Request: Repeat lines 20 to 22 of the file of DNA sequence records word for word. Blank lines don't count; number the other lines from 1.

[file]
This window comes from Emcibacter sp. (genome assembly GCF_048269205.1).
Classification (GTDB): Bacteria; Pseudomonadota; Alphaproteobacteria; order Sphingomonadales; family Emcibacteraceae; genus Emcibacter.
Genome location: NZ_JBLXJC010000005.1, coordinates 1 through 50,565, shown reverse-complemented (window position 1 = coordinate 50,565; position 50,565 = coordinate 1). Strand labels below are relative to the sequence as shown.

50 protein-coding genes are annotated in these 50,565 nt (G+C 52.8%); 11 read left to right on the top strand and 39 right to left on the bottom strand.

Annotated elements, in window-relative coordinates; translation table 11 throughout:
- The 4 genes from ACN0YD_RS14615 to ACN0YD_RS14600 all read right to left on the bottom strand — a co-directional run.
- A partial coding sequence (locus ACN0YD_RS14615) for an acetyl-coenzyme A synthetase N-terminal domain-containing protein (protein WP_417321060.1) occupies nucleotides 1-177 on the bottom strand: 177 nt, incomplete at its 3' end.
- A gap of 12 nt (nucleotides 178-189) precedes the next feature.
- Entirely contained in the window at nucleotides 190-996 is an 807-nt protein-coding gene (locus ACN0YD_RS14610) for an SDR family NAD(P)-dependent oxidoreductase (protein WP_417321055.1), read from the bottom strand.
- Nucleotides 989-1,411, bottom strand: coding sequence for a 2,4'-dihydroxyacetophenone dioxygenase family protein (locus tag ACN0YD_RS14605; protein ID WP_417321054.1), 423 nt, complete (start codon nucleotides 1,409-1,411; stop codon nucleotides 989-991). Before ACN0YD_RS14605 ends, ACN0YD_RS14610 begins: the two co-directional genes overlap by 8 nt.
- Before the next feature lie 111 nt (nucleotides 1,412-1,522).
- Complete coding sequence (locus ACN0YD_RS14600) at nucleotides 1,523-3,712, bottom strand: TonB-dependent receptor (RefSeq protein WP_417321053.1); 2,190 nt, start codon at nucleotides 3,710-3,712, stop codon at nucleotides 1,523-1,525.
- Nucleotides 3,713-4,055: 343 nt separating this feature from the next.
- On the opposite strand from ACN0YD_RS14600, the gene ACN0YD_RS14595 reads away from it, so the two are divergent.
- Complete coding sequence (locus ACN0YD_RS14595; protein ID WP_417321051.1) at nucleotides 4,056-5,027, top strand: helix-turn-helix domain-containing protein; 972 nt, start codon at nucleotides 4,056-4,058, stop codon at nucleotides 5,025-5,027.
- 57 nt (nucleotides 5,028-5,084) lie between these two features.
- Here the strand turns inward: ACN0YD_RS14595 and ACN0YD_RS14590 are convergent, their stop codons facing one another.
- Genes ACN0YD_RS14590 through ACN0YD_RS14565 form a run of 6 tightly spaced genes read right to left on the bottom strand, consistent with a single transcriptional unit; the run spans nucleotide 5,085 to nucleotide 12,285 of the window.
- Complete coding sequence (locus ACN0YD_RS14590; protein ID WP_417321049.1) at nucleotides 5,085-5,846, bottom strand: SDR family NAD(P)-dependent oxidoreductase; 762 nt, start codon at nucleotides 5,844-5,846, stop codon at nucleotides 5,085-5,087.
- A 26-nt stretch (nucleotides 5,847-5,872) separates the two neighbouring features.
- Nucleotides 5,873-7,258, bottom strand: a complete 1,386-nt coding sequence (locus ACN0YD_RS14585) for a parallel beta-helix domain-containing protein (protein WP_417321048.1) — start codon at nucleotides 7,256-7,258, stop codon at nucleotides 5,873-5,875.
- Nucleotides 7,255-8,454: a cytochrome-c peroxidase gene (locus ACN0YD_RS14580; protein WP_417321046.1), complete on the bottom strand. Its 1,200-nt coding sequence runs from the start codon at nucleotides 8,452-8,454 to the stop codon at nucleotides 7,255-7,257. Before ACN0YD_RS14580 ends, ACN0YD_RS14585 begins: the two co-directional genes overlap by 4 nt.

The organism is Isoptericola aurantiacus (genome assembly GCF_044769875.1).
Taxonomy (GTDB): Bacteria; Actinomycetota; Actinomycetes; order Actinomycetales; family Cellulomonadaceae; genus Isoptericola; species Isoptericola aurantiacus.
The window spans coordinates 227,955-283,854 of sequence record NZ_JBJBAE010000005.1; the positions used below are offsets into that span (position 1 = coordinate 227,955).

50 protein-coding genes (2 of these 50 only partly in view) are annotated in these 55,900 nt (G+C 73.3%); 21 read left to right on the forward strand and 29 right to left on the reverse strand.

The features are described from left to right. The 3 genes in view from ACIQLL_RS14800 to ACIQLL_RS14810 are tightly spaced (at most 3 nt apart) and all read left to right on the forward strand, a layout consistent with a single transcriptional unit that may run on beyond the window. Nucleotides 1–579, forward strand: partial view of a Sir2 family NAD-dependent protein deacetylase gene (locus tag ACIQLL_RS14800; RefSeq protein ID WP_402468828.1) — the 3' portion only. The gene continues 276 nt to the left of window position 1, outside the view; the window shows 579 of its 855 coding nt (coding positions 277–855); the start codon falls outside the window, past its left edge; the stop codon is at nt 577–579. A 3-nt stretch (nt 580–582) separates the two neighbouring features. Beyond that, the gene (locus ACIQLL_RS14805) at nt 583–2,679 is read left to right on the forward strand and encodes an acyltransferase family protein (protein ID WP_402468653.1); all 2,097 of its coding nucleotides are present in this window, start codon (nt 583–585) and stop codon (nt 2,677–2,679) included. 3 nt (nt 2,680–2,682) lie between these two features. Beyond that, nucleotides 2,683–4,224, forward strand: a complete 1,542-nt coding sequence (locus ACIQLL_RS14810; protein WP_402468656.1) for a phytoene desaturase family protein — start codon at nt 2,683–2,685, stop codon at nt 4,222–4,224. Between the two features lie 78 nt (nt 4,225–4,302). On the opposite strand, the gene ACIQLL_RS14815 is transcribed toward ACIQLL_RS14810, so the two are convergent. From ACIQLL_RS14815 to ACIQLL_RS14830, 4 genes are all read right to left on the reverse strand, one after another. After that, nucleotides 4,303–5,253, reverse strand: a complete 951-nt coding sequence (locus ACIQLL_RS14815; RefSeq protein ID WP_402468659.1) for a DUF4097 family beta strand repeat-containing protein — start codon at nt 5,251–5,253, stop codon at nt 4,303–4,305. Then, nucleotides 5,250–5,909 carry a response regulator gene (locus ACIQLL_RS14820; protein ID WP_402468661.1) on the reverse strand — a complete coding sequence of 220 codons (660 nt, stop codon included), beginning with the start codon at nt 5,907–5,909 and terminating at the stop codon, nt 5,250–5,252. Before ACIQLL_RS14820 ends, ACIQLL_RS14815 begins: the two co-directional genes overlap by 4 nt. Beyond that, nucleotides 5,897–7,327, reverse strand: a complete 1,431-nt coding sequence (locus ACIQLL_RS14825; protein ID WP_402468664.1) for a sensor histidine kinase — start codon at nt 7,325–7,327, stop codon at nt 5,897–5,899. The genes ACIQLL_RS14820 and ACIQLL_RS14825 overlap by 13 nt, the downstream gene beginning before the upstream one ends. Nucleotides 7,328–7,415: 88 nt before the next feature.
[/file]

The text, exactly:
- A 26-nt stretch (nucleotides 5,847-5,872) separates the two neighbouring features.
- Nucleotides 5,873-7,258, bottom strand: a complete 1,386-nt coding sequence (locus ACN0YD_RS14585) for a parallel beta-helix domain-containing protein (protein WP_417321048.1) — start codon at nucleotides 7,256-7,258, stop codon at nucleotides 5,873-5,875.
- Nucleotides 7,255-8,454: a cytochrome-c peroxidase gene (locus ACN0YD_RS14580; protein WP_417321046.1), complete on the bottom strand. Its 1,200-nt coding sequence runs from the start codon at nucleotides 8,452-8,454 to the stop codon at nucleotides 7,255-7,257. Before ACN0YD_RS14580 ends, ACN0YD_RS14585 begins: the two co-directional genes overlap by 4 nt.